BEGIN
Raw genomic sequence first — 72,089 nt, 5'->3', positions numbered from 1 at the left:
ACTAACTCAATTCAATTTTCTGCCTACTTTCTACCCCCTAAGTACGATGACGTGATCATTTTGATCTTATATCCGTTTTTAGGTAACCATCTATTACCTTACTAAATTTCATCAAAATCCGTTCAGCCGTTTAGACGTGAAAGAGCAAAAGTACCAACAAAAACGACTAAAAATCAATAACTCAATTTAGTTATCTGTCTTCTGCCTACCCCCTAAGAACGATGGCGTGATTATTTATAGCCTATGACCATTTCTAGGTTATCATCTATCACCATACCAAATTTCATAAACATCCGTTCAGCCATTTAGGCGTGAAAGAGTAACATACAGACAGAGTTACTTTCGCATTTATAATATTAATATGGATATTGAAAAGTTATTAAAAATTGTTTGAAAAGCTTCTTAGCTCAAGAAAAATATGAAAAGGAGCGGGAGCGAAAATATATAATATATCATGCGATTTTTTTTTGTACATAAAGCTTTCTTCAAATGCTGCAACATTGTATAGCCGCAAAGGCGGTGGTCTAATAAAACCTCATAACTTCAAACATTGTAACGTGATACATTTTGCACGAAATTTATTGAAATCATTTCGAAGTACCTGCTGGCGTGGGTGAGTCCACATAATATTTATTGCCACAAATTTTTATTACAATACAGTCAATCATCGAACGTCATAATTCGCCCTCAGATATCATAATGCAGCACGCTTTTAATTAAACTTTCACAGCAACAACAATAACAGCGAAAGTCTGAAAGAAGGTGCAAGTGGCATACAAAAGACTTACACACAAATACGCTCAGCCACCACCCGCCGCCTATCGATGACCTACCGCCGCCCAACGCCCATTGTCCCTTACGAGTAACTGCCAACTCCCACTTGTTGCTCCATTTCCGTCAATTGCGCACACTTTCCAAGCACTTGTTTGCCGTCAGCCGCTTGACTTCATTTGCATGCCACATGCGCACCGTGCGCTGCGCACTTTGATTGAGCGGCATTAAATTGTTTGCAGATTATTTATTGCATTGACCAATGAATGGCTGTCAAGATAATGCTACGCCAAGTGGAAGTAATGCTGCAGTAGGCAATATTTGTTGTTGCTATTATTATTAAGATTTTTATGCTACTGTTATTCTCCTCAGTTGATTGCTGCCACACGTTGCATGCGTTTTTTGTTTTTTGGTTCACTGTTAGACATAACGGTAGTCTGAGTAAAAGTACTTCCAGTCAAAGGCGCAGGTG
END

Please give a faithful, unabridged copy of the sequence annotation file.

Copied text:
Raw genomic sequence first — 72,089 nt, 5'->3', positions numbered from 1 at the left:
ACTAACTCAATTCAATTTTCTGCCTACTTTCTACCCCCTAAGTACGATGACGTGATCATTTTGATCTTATATCCGTTTTTAGGTAACCATCTATTACCTTACTAAATTTCATCAAAATCCGTTCAGCCGTTTAGACGTGAAAGAGCAAAAGTACCAACAAAAACGACTAAAAATCAATAACTCAATTTAGTTATCTGTCTTCTGCCTACCCCCTAAGAACGATGGCGTGATTATTTATAGCCTATGACCATTTCTAGGTTATCATCTATCACCATACCAAATTTCATAAACATCCGTTCAGCCATTTAGGCGTGAAAGAGTAACATACAGACAGAGTTACTTTCGCATTTATAATATTAATATGGATATTGAAAAGTTATTAAAAATTGTTTGAAAAGCTTCTTAGCTCAAGAAAAATATGAAAAGGAGCGGGAGCGAAAATATATAATATATCATGCGATTTTTTTTTGTACATAAAGCTTTCTTCAAATGCTGCAACATTGTATAGCCGCAAAGGCGGTGGTCTAATAAAACCTCATAACTTCAAACATTGTAACGTGATACATTTTGCACGAAATTTATTGAAATCATTTCGAAGTACCTGCTGGCGTGGGTGAGTCCACATAATATTTATTGCCACAAATTTTTATTACAATACAGTCAATCATCGAACGTCATAATTCGCCCTCAGATATCATAATGCAGCACGCTTTTAATTAAACTTTCACAGCAACAACAATAACAGCGAAAGTCTGAAAGAAGGTGCAAGTGGCATACAAAAGACTTACACACAAATACGCTCAGCCACCACCCGCCGCCTATCGATGACCTACCGCCGCCCAACGCCCATTGTCCCTTACGAGTAACTGCCAACTCCCACTTGTTGCTCCATTTCCGTCAATTGCGCACACTTTCCAAGCACTTGTTTGCCGTCAGCCGCTTGACTTCATTTGCATGCCACATGCGCACCGTGCGCTGCGCACTTTGATTGAGCGGCATTAAATTGTTTGCAGATTATTTATTGCATTGACCAATGAATGGCTGTCAAGATAATGCTACGCCAAGTGGAAGTAATGCTGCAGTAGGCAATATTTGTTGTTGCTATTATTATTAAGATTTTTATGCTACTGTTATTCTCCTCAGTTGATTGCTGCCACACGTTGCATGCGTTTTTTGTTTTTTGGTTCACTGTTAGACATAACGGTAGTCTGAGTAAAAGTACTTCCAGTCAAAGGCGCAGGTG